Jekyll and Hyde


DEFINITION of 'Jekyll and Hyde'

1. A slang term referring to the strengths and weaknesses of a company's financial statements.

2. An asset that suddenly increases or decreases in value.

3. A senior manager's good and bad qualities, or the polarized views between two key officers within a corporation.

BREAKING DOWN 'Jekyll and Hyde'

This term is derived from R. L. Stevenson's "The Strange Case of Dr Jekyll and Mr Hyde." Dr Jekyll, the atypical good scientist, unleashes his dark side, nicknamed Mr Hyde, through self-experimentation. Although Jekyll and Hyde have contradictory natures, they are one and the same person.

1. At first glance Jekyll and Hyde financial statements may seem to show strong performance, but a closer look reveals covert weaknesses.

2. Volatile stock that fluctuates widely in price is an example of a Jekyll and Hyde.

3. If two officials of a company both envision important but conflicting goals, it is called a Jekyll and Hyde situation.

  1. Volatility

    1. A statistical measure of the dispersion of returns for a given ...
  2. Asset

    1. A resource with economic value that an individual, corporation ...
  3. Mad Hatter

    A CEO or managerial team whose ability to lead a company is highly ...
  4. Leprechaun Leader

    A corporate manager or an executive who, like the fabled Irish ...
  5. Annual Report

    1. An annual publication that public corporations must provide ...
  6. Racketeering

    A fraudulent service built to serve a problem that wouldn't otherwise ...
Related Articles
  1. Options & Futures

    Haunting Wall Street: The Halloween Terminology Of Investing

    Beware of zombies and Jekyll and Hyde companies! Read about the spooky terms circulating Wall Street.
  2. Investing Basics

    Elves And Gnomes: Fairy Tale Investment Terms

    What do elves have to do with investing? Meet the fairytale creatures running around Wall Street.
  3. Economics

    The Difference Between Finance And Economics

    Finance and economics are often taught as separate subjects, but they are interrelated disciplines that influence one another in many ways.
  4. Investing

    What’s the Difference Between Duration & Maturity?

    We look at the meaning of two terms that often get confused, duration and maturity, to set the record straight.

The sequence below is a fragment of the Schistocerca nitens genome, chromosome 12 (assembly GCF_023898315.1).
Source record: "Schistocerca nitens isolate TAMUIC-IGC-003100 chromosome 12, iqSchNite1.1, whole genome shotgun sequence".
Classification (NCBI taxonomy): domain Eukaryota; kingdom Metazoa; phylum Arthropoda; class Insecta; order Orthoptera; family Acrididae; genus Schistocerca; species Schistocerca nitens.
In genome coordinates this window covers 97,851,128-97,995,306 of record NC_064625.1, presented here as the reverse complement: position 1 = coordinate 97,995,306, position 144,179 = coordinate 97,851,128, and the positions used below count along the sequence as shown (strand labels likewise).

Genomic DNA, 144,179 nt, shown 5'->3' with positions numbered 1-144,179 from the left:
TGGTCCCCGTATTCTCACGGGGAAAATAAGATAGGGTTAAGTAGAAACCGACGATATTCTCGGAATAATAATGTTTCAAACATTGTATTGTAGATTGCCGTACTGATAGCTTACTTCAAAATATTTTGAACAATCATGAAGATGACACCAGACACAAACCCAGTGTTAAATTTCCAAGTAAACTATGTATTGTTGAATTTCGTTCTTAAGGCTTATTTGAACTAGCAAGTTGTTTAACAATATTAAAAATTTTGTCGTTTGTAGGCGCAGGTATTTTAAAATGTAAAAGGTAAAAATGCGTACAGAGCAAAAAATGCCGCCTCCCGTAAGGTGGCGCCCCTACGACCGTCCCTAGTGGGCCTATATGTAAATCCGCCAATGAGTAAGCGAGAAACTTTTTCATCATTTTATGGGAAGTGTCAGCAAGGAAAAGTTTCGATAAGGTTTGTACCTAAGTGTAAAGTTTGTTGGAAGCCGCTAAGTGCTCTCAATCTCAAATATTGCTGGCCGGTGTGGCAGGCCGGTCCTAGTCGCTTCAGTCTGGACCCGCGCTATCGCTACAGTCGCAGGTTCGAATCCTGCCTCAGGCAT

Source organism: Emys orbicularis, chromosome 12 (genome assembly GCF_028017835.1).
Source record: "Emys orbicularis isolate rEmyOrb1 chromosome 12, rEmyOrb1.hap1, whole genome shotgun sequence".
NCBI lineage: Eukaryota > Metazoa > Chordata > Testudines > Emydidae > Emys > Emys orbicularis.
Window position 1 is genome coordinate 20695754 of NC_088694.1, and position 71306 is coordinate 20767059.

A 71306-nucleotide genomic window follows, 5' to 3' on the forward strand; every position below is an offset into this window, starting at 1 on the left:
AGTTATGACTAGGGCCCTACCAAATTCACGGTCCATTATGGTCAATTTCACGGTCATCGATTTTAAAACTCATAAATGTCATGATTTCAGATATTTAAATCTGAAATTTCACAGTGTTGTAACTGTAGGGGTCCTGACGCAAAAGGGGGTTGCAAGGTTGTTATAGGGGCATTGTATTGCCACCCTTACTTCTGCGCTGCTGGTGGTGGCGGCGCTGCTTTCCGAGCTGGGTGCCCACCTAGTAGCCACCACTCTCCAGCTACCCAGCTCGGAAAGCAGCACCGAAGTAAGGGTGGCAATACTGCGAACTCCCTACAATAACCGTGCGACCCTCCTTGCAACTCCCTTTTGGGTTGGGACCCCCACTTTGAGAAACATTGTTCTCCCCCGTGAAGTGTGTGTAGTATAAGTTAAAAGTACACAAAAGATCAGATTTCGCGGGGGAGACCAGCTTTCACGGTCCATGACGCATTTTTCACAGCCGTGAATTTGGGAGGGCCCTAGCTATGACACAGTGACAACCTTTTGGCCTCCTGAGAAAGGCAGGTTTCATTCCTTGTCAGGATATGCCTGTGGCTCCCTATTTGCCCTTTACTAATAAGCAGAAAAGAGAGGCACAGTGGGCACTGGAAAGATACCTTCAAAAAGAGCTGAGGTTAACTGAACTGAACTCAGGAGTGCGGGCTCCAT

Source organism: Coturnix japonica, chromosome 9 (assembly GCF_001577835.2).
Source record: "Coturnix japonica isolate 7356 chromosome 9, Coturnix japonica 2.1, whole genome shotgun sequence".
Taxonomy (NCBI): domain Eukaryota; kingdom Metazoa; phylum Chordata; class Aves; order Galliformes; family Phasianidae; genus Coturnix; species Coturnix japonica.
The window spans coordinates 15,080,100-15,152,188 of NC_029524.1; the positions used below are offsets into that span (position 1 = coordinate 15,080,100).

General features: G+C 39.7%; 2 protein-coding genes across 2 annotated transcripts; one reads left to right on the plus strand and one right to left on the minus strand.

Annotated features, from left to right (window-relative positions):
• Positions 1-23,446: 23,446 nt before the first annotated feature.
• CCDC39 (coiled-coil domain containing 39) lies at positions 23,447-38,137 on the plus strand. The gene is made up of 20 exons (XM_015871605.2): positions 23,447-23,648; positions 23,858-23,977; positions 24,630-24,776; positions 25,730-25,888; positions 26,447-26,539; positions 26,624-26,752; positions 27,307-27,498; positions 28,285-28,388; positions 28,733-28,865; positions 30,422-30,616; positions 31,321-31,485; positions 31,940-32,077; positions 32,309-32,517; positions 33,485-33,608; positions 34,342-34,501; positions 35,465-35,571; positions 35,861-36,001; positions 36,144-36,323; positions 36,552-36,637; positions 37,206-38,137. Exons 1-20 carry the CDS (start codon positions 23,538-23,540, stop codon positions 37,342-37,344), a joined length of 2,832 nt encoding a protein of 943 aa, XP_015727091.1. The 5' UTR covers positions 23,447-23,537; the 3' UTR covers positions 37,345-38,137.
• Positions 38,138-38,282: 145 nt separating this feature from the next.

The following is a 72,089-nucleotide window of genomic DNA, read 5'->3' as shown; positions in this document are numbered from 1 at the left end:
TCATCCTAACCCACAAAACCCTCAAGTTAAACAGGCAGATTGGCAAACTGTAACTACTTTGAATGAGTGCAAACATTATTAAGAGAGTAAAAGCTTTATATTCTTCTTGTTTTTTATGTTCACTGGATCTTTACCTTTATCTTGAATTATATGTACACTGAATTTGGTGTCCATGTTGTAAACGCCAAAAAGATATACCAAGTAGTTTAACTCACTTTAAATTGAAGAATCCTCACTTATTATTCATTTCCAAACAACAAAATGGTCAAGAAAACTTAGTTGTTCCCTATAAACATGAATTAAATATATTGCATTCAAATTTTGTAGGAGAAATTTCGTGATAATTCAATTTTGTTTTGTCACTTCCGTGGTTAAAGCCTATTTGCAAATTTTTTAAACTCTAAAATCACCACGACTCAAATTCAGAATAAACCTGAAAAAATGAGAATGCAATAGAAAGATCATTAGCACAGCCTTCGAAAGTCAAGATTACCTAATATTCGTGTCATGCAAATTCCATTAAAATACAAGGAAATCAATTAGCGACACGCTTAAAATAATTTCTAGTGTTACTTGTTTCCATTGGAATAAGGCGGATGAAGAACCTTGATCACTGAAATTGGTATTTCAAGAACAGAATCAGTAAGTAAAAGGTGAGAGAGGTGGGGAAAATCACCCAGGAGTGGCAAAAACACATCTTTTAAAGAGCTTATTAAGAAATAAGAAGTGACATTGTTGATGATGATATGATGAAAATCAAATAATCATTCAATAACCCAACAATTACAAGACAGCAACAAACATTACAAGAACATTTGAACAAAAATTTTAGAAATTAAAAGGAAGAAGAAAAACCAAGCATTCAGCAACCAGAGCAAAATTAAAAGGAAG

5. Investing Basics

    Investopedia's Oddest Business and Investing Terms

    Think finance and investing are boring? These terms will prove you wrong.
  6. Professionals

    5 Career-Killing Facebook Mistakes

    Facebook might be a great way to show off those cute pics from your vacation -- but your page isn’t so great if it hurts your career.
  7. Investing

    Why Is Financial Literacy and Education so Important?

    Financial literacy is the confluence of financial, credit and debt knowledge that is necessary to make the financial decisions that are integral to our everyday lives.
  8. Economics

    Explaining Silo Mentality

    A silo mentality occurs when certain departments in an organization do not share information or knowledge with other departments.
  9. Economics

    5 Steps of a Bubble

    In the financial sense, a bubble refers to a situation where the price of an asset far exceeds its fundamental value.
  10. Investing Basics

    What's a Price-Taker?

    Price-taker is an economic term describing a market participant who has no effect on overall market activity.
  1. What is the expense ratio in the insurance industry?

    The expense ratio in the insurance industry is a measure of profitability calculated by dividing the expenses associated ... Read Full Answer >>
  2. What is the benefit of the Modified Internal Rate Of Return (MIRR)?

    The modified internal rate of return (MIRR) is a financing metric used in business capital budgeting. Its primary benefit ... Read Full Answer >>
  3. Why is the Modified Internal Rate Of Return (MIRR) preferable to the regular internal ...

    Even though the internal rate of return metric is popular among business managers, it tends to overstate the profitability ... Read Full Answer >>
  4. Who sets the guidelines for accounting principles?

    While the generally accepted accounting principles (GAAP) are not a strict requirement of all U.S. corporations, the guidelines ... Read Full Answer >>
  5. Which US cities have the highest number of high-income households?

    According to the most recent U.S. Census report on the geographic concentration of high-income households conducted in 2 ... Read Full Answer >>
  6. What happens when a company defaults on its commercial paper obligations?

    As a practical matter, the Issuing and Paying Agent, or IPA, is responsible for reporting the commercial paper issuer's default ... Read Full Answer >>

You May Also Like

Hot Definitions
  1. Bar Chart

    A style of chart used by some technical analysts, on which, as illustrated below, the top of the vertical line indicates ...
  2. Bullish Engulfing Pattern

    A chart pattern that forms when a small black candlestick is followed by a large white candlestick that completely eclipses ...
  3. Cyber Monday

    An expression used in online retailing to describe the Monday following U.S. Thanksgiving weekend. Cyber Monday is generally ...
  4. Take A Bath

    A slang term referring to the situation of an investor who has experienced a large loss from an investment or speculative ...
  5. Black Friday

    1. A day of stock market catastrophe. Originally, September 24, 1869, was deemed Black Friday. The crash was sparked by gold ...
Trading Center